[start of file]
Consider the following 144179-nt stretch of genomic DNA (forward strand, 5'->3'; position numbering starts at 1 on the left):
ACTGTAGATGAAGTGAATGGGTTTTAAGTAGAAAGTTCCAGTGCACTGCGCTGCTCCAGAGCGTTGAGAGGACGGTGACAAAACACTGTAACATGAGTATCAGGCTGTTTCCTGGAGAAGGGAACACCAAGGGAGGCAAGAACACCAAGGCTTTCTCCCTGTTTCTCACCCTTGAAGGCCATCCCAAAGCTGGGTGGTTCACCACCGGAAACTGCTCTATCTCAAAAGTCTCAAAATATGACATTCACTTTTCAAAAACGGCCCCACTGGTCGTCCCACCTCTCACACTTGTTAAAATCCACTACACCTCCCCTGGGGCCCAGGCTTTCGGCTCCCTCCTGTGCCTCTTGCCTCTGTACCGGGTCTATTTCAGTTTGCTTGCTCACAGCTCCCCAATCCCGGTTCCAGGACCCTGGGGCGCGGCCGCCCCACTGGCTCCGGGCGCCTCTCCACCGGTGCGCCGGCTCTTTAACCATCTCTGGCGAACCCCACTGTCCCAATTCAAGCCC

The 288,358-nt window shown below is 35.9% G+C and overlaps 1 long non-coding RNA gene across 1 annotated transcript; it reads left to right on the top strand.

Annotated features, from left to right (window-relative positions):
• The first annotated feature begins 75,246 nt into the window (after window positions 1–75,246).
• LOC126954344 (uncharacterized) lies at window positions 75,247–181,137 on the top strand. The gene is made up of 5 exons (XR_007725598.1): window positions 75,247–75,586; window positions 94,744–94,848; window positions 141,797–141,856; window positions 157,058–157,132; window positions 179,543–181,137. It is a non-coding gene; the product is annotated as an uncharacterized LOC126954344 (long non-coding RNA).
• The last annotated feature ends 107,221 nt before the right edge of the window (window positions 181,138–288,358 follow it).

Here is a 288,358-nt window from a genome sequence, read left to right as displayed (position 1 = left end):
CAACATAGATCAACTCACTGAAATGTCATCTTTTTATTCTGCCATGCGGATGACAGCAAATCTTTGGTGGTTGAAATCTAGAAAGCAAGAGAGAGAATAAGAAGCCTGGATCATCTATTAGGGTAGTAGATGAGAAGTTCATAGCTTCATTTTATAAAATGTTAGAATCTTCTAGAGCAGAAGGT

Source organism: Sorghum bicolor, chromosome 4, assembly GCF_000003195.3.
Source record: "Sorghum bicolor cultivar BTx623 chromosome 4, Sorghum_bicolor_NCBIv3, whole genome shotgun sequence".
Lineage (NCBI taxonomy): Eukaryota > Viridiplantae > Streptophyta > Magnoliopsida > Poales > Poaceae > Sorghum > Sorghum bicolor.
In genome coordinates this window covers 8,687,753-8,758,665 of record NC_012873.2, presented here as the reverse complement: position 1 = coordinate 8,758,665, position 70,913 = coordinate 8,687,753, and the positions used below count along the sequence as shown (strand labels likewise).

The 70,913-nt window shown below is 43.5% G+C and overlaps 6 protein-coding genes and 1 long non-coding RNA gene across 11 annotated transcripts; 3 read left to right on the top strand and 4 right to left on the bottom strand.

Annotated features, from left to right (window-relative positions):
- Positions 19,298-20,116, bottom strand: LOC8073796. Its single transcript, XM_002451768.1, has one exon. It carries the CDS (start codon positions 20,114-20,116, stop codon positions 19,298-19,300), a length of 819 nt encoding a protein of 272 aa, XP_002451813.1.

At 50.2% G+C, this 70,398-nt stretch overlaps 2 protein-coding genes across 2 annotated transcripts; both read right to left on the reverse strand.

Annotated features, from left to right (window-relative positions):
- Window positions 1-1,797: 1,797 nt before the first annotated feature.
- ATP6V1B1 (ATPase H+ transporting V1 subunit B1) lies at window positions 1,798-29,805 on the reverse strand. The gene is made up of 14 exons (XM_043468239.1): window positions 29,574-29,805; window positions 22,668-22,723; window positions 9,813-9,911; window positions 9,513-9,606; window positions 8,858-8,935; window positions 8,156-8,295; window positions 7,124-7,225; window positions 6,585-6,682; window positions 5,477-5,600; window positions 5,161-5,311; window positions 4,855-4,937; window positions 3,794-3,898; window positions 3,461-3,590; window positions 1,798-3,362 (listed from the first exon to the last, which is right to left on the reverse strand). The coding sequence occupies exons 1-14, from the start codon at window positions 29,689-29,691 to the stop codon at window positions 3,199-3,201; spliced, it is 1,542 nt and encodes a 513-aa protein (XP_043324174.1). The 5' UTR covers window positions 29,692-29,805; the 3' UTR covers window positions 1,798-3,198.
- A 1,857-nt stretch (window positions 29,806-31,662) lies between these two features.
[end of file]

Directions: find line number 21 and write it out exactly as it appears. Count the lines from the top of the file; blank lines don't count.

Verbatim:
- A 1,857-nt stretch (window positions 29,806-31,662) lies between these two features.